Approx. 22 Hours in Joshua Tree
by Miranda Perry
My first time in the desert was like a dream.
It begins at Canter’s, where we wondered aloud if Locks of Love furnishes merkins, then dissolves and fades back in on the farthest stretch of the eastbound 210 on a spontaneous trip to Joshua Tree.
We speed through suburban decay, listening to our breath and the road and fuzzy AM radio that goes on and on about gunshot wounds and Jesus and sovereign living and snippets of some ancient foreign chant bleeding between each station.
The hour is too dark to see the bleak, scrubby palette of the Inland Empire. Everything is a vague outline coated in orange-black glow, a veil of light pollution as we speed through San Bernadino and pass alongside an Indian casino. Will cracks a window briefly. There is a smell in the air that we can’t quite place.
The hills guarding the desert are dotted with blinking red eyes. Giant elegant windmills, swooping asynchronously, vastly tall and silent. We can just see their shadowy outlines against the night.
Then suddenly it’s midnight and we’re driving on Highway 62. We stop at the Institute of Mentalphysics.
Then we’re inside a 24 Hour Wal-Mart as big as a city. It’s filled with rows upon rows of adult-sized fleece onesies. Of bullets they won’t sell after 10 PM. Of thick rubber bathmats adorned with all the noble beasts – wolf and bear and stag. Spirits of the forest waiting to be trod upon by fat wet feet.
We leave the Wal-Mart, just as we left the Institute of Mentalphysics, without buying anything.
We sleep at a Super 8 Motel that makes Marco nervous, where they serve watery coffee and cinnamon rolls for breakfast the next day. The cinnamon rolls are individually wrapped in Super 8-branded plastic and are beloved by large old men in NASCAR shirts.
At the edge of the Yucca Valley swap meet, there’s a large shack called Dakota Bob’s where they sell ranch hand boots and cowboy curios. The ceiling is corrugated tin, cut up in the back where live-oaks grow tall and dark and skinny.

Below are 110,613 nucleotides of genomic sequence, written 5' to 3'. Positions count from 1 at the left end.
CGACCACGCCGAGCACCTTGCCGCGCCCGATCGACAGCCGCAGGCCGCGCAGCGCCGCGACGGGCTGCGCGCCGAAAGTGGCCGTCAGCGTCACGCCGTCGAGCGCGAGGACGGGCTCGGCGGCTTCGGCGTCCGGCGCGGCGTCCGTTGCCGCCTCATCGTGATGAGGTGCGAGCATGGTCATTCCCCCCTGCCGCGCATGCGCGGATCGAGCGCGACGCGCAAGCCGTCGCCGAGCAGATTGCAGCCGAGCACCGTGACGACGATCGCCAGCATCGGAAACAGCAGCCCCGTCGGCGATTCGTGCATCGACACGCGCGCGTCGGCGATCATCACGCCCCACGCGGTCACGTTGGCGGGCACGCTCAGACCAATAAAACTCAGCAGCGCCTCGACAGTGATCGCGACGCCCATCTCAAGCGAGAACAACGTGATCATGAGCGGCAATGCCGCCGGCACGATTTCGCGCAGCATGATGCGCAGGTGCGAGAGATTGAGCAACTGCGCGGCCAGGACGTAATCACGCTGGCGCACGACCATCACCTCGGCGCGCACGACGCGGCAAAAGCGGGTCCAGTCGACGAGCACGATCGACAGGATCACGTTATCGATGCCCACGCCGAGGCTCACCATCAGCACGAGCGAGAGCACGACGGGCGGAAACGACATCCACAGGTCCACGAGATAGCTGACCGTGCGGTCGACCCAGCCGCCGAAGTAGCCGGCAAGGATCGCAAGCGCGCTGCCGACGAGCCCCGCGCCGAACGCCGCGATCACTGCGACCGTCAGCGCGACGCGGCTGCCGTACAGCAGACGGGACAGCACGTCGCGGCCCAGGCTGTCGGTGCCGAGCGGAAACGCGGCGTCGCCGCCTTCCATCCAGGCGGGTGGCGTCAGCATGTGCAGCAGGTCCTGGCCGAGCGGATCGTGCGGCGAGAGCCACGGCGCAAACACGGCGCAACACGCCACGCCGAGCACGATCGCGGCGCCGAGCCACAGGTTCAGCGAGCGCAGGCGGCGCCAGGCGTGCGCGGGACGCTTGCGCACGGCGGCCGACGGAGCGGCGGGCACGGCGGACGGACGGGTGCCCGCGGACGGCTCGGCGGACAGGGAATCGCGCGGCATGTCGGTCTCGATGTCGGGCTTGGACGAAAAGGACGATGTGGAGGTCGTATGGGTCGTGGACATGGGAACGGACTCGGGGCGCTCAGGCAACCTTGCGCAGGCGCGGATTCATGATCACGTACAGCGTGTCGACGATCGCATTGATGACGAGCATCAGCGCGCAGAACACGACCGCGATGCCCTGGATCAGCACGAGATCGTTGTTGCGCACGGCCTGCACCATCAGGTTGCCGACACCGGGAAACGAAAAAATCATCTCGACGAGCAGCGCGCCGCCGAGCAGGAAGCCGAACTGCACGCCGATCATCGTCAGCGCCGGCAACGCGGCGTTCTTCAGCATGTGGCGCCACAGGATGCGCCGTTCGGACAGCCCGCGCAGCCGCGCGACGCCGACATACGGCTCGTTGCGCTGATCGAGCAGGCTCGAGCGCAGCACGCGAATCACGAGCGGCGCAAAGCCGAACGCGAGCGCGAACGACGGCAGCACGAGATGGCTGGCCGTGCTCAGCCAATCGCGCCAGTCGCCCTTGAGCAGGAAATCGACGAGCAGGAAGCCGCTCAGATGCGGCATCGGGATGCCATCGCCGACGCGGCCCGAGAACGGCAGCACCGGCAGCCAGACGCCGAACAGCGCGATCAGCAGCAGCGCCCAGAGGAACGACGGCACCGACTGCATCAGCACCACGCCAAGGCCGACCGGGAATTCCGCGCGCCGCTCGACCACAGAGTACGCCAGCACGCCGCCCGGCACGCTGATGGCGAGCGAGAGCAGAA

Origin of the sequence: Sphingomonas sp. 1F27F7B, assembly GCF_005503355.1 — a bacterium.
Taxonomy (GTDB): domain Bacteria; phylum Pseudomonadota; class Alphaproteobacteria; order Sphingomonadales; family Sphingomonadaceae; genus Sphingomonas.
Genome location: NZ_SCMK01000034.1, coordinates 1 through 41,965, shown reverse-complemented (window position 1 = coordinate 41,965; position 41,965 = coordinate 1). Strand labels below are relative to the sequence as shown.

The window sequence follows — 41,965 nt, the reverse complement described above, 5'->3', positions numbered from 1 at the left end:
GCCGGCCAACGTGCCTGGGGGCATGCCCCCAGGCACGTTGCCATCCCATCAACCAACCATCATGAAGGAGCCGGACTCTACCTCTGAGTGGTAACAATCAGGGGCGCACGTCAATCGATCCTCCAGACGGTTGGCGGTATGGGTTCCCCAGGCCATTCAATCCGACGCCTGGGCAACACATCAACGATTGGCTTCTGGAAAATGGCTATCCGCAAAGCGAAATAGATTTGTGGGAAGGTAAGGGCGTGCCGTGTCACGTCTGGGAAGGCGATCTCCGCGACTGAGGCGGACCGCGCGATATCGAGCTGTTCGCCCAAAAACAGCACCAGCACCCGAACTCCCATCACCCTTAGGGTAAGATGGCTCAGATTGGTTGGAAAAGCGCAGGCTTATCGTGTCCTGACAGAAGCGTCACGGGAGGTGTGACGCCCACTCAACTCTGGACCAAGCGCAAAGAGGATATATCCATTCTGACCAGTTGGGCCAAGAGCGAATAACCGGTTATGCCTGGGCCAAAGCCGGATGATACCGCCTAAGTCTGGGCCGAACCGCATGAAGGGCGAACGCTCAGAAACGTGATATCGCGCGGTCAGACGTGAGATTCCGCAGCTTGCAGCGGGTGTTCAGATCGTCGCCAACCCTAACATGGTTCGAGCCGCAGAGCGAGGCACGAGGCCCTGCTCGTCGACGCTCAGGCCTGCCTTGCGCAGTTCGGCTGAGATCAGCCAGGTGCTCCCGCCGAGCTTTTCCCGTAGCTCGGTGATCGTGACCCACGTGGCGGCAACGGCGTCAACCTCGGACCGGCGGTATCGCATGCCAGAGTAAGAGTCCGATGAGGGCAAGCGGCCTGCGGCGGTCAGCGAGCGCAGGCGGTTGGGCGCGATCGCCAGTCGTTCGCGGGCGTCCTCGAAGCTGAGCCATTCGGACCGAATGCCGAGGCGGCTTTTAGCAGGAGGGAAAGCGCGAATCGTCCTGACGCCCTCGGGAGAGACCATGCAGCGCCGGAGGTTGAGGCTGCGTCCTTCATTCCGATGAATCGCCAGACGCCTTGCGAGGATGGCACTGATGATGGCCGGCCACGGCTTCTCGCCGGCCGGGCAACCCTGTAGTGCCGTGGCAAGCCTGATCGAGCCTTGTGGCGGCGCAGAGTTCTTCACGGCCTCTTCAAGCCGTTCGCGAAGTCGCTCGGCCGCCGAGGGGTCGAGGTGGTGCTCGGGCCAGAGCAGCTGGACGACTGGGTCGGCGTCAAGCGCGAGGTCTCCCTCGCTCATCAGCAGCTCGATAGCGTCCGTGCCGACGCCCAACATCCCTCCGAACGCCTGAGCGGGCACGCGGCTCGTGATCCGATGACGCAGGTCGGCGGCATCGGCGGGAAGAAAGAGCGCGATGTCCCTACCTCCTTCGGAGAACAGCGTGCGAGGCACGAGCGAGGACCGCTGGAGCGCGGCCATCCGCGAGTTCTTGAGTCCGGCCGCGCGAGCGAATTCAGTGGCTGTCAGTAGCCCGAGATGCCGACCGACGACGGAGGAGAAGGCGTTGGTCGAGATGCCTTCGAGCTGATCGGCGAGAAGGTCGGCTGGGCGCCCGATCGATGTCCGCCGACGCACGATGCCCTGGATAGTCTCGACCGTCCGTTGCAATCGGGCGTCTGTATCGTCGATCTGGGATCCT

There’s a cluster of broken pianos by the porch outside, leaning against each other for support. The keys have been stripped by wind and bleached by the unyielding sun. Will maneuvers around a splintery guard-rail and taps a few notes, strums the exposed wires. The discordant music rises with the desert heat.
Inside the shack, we meet Cathy. Cathy wears rainbow nursing scrubs with pictures of horses on them. She works at Dakota Bob’s and doesn’t have too many teeth left, but still she’s got one of the brightest smiles I’ve ever seen. At 62, she met the love of her life while nursing her dying mother in a trailer park in Lucerne Valley.
While her whole life story continues bubbling out like champagne, Cathy’s Love drops in to pick up the keys to the truck they share. He gives her a quick shy kiss and beams and dashes away again. He’s off to get the pump for his new saltwater fish tank, Cathy says.
We say goodbye to Cathy and wander the swap meet for a while. The air is ghosted with hot dust and mildew and cigarette smoke. Every kind of swap meet junk you could imagine is sweating on plaid blankets and old canvas tarps laid out in the sun.
Then the day takes us to an honest to god pancake jamboree at the International Crochet Museum.
A leathery woman in a prairie dress is flipping the pancakes on a wide griddle stove converted from an engine block while a man in patched overalls heaps fresh fruit onto a tray. There’s hot black coffee, too, and it tastes much better than Super 8’s. Someone drops a pancake and an old yellow dog scrabbles out from under the table to eat it.
We eat the pancakes and drink the coffee and get back into the car to follow Marco and Christy’s directions. Go south. Go east. Sail down the highway to Neptune Road. Turn at the sign for BAIL BONDS, 888-UN-CUFF-U. You will see hills. Take a short but twisty hiking trail at the base of the hills.
This leads us to one of the mysterious High Desert Test Sites, where I meditate inside a hand-crocheted blue teepee until a lonesome and persistent bumblebee decides to join me.
I step outside and listen to the wind. It eventually slows and eventually ceases and the silence burns your ears just as much as the sun burns your skin. Each step forward is deafening but the sand is surprisingly soft underfoot.
Ephemeral Joshua trees stand all around me, stretching long shadows toward the horizon. Marco and Christy are gone. Will is hidden among the boulders making music. Ahead of me, a single pale orange flower unfurls its blossoms to the sky.
I pick another direction and walk deeper into the desert.